- disgraceful; shameful or shocking; improper: scandalous behavior in public.
- defamatory or libelous, as a speech or writing.
- attracted to or preoccupied with scandal, as a person: a scandalous, vicious gossip.
Origin of scandalous
Examples from the Web for scandalously
Contemporary Examples of scandalously
And any lover of “Seinfeld” would regard banning the “Soup Nazi” episode as scandalously un-American.Should Neo-Nazis Be Allowed Free Speech?
January 31, 2014
Michael Gorra on a new history of their dismal lives—and how Dickens scandalously abandoned their mother after years of marriage.Charles Dickens’s Unhappy Children
December 2, 2012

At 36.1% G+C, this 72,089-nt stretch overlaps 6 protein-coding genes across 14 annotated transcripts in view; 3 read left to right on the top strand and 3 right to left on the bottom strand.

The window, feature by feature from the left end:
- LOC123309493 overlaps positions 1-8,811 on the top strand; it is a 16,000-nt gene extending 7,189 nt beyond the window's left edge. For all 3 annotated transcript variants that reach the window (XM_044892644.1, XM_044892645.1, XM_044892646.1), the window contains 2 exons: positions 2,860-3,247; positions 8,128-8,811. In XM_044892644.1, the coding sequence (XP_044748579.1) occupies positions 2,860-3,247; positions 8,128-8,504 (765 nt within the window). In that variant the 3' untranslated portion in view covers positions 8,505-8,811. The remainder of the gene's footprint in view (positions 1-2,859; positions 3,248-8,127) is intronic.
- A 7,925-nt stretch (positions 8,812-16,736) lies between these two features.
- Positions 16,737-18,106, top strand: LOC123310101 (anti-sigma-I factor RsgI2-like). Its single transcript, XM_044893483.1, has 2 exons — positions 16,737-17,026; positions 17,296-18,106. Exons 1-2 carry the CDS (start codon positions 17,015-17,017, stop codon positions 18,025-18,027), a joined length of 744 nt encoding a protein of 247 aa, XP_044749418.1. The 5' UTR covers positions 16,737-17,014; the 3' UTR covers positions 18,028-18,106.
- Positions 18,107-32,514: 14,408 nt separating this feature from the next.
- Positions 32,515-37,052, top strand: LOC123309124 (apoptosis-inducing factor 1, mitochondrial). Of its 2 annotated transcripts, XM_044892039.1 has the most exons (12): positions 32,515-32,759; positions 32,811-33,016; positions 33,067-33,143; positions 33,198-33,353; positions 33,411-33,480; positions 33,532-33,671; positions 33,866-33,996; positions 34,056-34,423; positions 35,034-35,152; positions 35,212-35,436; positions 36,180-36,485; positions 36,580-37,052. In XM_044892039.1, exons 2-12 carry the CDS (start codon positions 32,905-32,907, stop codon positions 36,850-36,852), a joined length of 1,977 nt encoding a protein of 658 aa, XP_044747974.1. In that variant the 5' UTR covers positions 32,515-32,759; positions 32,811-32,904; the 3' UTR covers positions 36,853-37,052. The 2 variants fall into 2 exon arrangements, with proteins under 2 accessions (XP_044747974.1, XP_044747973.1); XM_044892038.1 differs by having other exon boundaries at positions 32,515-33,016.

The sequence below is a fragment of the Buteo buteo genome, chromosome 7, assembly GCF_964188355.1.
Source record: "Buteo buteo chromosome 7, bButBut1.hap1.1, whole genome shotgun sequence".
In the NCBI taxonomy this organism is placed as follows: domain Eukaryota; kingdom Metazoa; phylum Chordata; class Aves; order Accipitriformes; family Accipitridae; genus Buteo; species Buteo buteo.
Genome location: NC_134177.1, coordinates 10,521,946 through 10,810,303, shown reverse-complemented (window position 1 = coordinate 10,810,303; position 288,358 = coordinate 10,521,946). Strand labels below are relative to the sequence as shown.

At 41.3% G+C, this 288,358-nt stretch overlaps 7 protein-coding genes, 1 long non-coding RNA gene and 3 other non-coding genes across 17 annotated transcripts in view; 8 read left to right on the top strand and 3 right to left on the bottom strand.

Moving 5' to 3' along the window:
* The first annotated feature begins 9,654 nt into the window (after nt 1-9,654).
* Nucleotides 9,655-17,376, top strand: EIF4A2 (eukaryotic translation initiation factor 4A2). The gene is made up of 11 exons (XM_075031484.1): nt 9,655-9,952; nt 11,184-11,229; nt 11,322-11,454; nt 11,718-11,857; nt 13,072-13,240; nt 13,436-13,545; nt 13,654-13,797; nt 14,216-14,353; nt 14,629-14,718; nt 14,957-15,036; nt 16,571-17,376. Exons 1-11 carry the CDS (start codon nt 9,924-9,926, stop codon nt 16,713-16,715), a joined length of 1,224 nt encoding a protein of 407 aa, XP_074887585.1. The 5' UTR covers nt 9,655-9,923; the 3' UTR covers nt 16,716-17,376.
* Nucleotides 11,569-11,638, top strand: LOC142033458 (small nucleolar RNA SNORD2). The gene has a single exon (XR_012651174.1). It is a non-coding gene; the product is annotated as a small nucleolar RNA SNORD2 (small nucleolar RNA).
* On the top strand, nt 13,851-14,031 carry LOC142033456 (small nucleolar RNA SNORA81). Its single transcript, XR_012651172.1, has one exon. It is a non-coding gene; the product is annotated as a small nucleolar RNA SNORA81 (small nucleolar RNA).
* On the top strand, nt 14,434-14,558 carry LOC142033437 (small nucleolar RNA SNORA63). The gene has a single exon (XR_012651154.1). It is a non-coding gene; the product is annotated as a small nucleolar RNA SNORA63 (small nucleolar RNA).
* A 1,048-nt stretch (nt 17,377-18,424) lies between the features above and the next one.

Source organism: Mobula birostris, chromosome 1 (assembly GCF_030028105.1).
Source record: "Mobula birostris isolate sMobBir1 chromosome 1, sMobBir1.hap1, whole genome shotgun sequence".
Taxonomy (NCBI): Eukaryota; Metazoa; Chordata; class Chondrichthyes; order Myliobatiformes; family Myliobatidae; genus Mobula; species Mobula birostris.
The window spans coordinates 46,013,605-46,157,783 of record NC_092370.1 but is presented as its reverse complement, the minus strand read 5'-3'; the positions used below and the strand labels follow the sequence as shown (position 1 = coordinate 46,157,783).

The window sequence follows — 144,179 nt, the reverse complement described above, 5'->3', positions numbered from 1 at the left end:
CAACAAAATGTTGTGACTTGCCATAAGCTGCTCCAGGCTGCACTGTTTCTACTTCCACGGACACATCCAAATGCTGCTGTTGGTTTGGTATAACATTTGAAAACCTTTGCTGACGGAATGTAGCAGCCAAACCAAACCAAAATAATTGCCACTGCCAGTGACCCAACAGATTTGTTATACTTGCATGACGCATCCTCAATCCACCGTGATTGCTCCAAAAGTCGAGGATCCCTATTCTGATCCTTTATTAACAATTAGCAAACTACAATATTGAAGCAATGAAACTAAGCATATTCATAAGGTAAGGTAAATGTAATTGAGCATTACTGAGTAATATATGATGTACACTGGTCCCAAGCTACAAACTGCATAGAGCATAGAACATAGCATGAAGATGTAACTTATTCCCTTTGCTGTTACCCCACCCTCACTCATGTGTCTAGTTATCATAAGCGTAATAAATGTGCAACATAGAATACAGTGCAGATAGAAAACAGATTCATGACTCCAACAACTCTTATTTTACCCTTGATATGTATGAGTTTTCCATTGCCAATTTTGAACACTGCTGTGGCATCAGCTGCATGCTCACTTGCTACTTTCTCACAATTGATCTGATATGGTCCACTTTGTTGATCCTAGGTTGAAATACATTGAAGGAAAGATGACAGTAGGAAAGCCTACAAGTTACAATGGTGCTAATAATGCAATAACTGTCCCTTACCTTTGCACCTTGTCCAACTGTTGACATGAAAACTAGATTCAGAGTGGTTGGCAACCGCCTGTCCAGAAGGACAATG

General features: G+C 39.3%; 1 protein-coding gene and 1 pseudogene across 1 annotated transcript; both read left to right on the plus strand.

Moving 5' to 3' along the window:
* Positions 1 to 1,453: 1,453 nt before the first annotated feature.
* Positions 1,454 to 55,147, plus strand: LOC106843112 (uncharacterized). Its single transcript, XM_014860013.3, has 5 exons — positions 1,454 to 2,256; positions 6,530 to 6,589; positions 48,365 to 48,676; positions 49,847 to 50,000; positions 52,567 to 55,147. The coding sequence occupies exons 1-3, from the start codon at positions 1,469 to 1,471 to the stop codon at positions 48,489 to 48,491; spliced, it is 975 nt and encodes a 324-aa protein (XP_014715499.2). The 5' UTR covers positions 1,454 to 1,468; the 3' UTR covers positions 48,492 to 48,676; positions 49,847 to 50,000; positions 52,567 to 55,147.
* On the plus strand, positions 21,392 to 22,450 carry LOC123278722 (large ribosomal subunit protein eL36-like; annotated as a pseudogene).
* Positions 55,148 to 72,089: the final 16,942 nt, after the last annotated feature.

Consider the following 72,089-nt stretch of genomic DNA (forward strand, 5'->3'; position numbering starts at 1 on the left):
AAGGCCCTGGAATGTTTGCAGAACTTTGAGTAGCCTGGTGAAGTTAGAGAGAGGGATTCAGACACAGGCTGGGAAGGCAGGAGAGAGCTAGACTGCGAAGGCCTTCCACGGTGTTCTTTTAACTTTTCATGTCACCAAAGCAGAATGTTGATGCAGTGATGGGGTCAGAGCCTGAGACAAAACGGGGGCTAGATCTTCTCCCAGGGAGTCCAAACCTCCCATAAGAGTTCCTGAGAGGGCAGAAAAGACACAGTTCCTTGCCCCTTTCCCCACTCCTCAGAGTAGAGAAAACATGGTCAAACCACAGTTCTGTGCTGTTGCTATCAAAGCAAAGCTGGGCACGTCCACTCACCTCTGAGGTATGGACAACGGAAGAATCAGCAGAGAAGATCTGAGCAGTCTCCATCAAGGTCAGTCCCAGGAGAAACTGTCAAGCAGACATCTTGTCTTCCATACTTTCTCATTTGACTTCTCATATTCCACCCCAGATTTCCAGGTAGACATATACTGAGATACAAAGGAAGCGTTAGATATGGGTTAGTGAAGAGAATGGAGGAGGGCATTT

China believes that the U.S. is mistakenly and scandalously holding it responsible for deep-seated made-in-America problems.
China also believes that the U.S. is mistakenly and scandalously holding it responsible for deep-seated made-in-America problems.
Historical Examples of scandalously
Notoriously, he observed, the mileage of members was scandalously small.
My shoulders feel bound, too, and as to the sarong it is scandalously short.The Rescue
But who can have any interest in calumniating my master so scandalously?The Ghost-Seer (or The Apparitionist), and Sport of Destiny
Mrs. Kearney said that the Committee had treated her scandalously.Dubliners
And how scandalously I had to treat her when I stayed there before.The Dragon's Secret
Augusta Huiell Seaman
Word Origin and History for scandalously
late 15c., from French scandaleux, from Medieval Latin scandalosus "scandalous," from Church Latin scandalum (see scandal). Related: Scandalously.